Building Teams for Multidisciplinary Collaborations

This year, project teams from the Teaming and Scaling categories share their experiences with the Pitt Momentum Funds program through a series of videos to not only showcase their awarded projects and raise visibility, but to also share insights into the program for future applicants. Each year project teams form to develop a research proposal and approach to assembling a team across fields and schools, and ultimately, how the research performed can benefit society.


Register for Fueling our Future: The Fourth Internal Funding Showcase

Each fall faculty, staff and students gather to celebrate and learn from the grant recipients of the Pitt Momentum Funds in-person in Oakland with a panel discussion with program awardees, followed by a poster session with light refreshments for all winning research projects. 
RSVP for the 2023 Internal Funding Showcase here >> 

The next application cycle for Pitt Momentum Funds opens Tuesday, September 5, 2023. Information sessions are scheduled for interested faculty on September 11 and September 12 to cover this year’s requirements, discuss the program overview and ask questions.


Team #1: Examining Psychosocial Correlates of Loneliness and Perceived Isolation Among Marginalized Youth 

Fields: Medicine, Public Health, Education, Arts & Sciences


Youth in marginalized groups face bullying and discrimination that contributes to feelings of loneliness in everyday life, whether on the playground or in the classroom. Team lead Cesar Escobar-Viera, assistant professor of psychiatry in the School of Medicine and behavioral and community health sciences in the School of Public Health, rallied the largest team of this year’s top winners and made partnerships with local nonprofits working with these youth in the region.

This project takes a community-engaged approach to sourcing data and will develop resources and insights by analyzing social media data and partnering with these nonprofit organizations:


Team #2: Linking University-Community Initiatives to Promote a Child's Thriving Pipeline Across Early Developmental Stages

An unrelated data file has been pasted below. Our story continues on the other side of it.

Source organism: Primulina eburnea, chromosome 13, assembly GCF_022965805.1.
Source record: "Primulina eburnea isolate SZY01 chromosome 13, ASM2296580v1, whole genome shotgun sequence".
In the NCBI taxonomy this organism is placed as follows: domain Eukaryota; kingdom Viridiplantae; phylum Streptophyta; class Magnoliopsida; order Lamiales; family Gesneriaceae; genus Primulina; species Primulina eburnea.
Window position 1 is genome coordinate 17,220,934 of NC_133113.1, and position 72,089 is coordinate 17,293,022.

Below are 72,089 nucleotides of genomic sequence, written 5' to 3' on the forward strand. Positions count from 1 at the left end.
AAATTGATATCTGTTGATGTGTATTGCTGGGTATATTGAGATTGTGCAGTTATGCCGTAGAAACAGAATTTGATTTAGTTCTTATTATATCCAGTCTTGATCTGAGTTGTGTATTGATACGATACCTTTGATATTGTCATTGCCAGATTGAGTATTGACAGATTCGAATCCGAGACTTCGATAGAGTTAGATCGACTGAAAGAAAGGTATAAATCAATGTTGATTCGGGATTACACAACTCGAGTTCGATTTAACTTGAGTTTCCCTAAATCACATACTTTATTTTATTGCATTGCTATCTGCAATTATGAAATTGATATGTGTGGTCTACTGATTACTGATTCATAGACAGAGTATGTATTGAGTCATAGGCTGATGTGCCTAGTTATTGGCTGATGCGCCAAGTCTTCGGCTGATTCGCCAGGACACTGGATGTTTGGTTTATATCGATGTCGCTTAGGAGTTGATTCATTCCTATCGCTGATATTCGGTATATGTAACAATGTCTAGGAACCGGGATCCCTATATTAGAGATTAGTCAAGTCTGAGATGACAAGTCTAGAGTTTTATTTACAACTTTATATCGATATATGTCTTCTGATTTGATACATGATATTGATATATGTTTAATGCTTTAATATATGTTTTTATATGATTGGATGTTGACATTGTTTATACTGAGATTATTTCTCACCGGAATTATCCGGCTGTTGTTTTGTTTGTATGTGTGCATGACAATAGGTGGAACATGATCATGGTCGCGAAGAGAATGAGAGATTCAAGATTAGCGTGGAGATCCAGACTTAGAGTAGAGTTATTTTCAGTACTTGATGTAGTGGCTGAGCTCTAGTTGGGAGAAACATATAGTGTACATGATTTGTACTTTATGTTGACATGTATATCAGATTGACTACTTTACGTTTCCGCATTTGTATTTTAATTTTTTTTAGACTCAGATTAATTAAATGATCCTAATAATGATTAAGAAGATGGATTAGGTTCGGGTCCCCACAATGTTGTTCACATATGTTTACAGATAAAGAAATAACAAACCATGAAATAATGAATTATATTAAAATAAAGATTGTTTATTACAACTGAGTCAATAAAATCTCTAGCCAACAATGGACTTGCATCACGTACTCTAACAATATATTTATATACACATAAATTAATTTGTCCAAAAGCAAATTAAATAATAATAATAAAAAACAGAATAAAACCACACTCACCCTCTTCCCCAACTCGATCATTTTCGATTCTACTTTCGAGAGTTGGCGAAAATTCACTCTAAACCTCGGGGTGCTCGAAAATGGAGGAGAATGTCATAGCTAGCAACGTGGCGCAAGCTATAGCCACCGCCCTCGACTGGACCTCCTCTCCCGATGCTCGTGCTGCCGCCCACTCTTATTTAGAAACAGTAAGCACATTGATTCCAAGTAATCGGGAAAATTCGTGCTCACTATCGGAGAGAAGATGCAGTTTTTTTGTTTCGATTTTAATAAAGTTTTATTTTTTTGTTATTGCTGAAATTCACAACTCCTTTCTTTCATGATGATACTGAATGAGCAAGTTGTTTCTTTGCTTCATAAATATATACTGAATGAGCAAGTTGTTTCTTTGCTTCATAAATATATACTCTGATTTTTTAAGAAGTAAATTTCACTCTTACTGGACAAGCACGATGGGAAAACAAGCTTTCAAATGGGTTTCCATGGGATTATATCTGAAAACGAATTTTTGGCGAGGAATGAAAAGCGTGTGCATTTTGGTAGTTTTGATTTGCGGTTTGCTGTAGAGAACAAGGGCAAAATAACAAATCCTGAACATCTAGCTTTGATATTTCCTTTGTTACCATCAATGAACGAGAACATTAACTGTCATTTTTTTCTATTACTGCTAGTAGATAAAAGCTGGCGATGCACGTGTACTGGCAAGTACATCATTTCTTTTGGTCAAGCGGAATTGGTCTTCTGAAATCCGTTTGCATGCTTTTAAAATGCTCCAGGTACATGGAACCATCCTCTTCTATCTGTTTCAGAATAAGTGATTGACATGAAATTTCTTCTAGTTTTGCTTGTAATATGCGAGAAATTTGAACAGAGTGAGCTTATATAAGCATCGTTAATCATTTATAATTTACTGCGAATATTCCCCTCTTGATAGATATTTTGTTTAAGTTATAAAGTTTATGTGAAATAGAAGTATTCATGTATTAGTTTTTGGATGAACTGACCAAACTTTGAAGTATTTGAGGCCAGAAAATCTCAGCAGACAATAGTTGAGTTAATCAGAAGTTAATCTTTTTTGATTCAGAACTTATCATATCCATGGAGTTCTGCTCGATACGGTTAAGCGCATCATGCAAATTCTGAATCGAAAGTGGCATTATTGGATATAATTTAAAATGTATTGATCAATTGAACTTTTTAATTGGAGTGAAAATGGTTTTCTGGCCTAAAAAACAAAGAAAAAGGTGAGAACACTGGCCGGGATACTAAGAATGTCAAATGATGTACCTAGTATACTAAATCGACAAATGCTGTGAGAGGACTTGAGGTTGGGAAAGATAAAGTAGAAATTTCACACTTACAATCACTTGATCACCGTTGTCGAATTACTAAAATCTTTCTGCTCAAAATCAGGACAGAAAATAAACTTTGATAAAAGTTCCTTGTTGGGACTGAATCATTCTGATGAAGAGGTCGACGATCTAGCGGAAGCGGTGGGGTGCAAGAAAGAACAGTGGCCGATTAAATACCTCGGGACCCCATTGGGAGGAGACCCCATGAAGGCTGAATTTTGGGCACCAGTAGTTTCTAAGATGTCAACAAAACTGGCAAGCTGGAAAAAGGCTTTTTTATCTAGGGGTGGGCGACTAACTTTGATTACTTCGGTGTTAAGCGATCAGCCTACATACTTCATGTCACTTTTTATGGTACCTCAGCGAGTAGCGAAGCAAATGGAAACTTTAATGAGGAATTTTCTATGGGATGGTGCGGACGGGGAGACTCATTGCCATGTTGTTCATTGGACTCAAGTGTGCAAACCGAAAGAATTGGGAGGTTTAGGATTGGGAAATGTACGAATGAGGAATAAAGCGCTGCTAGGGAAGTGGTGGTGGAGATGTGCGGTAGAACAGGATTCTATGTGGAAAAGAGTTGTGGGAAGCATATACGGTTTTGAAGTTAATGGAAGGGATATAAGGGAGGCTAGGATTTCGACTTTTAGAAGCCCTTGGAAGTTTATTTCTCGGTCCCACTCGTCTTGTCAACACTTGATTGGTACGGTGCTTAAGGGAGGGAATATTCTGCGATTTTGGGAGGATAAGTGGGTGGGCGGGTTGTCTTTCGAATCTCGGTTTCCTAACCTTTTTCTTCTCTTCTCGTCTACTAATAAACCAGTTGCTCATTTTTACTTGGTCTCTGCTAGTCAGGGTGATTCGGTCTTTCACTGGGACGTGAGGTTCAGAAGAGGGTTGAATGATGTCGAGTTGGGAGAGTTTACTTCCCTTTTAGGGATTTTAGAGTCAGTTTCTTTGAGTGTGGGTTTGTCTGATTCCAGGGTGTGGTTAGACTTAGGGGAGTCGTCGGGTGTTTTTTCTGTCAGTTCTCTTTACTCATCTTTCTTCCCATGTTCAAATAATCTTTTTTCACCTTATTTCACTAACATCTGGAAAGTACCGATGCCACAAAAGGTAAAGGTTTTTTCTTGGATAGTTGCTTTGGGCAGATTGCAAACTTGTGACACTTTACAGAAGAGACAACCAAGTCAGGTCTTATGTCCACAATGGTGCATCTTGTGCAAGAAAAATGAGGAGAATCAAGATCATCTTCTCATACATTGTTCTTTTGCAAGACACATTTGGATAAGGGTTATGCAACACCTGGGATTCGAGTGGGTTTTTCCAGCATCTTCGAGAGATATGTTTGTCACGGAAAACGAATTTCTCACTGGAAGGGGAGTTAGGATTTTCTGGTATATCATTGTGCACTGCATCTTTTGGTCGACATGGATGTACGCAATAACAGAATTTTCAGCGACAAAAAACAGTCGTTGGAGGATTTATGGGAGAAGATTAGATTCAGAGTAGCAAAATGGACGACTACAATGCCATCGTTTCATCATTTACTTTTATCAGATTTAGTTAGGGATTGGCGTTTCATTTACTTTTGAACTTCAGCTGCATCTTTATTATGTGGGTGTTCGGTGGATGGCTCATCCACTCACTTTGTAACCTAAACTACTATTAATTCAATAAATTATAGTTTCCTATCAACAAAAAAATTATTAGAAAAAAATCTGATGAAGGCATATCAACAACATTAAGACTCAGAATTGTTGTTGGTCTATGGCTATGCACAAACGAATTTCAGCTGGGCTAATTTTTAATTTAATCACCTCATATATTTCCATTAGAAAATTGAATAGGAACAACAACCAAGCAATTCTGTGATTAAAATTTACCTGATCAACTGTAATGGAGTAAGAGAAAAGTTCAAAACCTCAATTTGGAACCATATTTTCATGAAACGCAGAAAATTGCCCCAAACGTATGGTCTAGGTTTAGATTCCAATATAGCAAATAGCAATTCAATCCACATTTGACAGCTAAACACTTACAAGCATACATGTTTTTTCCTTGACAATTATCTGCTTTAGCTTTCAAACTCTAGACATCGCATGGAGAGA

Fields: Education, Social Work, Arts & Sciences 

As core components of The Pittsburgh Study, this team will link three distinct programs that support child thriving (0-4, 5-8, and 9-11-yeal-olds) creating aligned on-ramps for interventions and community programming at key developmental milestones in early childhood. Through this Momentum Funds award, the team is working to create an equitable ecosystem for kids across the development spectrum and enhances the team’s ability to build a prevention pipeline strategically across programs. Team lead Shannon Wanless, director of the office of childhood development, believes their approach will help situate Pitt as a national leader in university-community partnerships for child thriving.


Team #3: Testing the Effectiveness of Faculty as Facilitators of Psychosocial Resilience Interventions for Students in Professional and Graduate Programs 

Fields: Law, Learning Research and Development Center 

Adjusting to a new school or program means more than completing homework, forming study groups and taking exams. For many law students, it’s a difficult adjustment, but throughout the COVID-19 pandemic, more support, resources and proactive measures were needed to ensure students acclimated and completed their program. Team lead Ann Sinsheimer, associate dean of equity and inclusive excellence, pulled inspiration from her own time in law school to develop interventions and resources for students in her legal writing class. With help from motivational psychologist Omid Fotuhi, research scientist in the Learning Research and Development Center, the project places mental health and well-being as the primary focus and catalyst for helping law students feel like they belong in the program and the field. 

This is a Year of Emotional Well-Being project.


Team #4: Supporting Mental and Physical Wellbeing in Autistic Adults through Community-Based Mindful Movement 

Fields: Medicine, Education

Vinyasa yoga is a style of yoga that incorporates movement between poses for strengthening muscles, improving blood flow, and boosting mood. Rachel Robertson’s project, Supporting Wellbeing with Autism through Yoga (SWAY), is all about accessibility and supporting autistic adults’ mental, emotional, and physical health. Autistic adults, who often engage in less physical activity than non-autistic adults, have a place to move mindfully with community partner Open Up, a nonprofit that provides community yoga and movement classes in an accessible environment at no cost to participants. Community classes held specifically for this effort will be evaluated for their effectiveness in the participants in their mindfulness journey. Robertson and several team members are both long-time practitioners and teachers of yoga.

This is a Year of Emotional Well-Being project.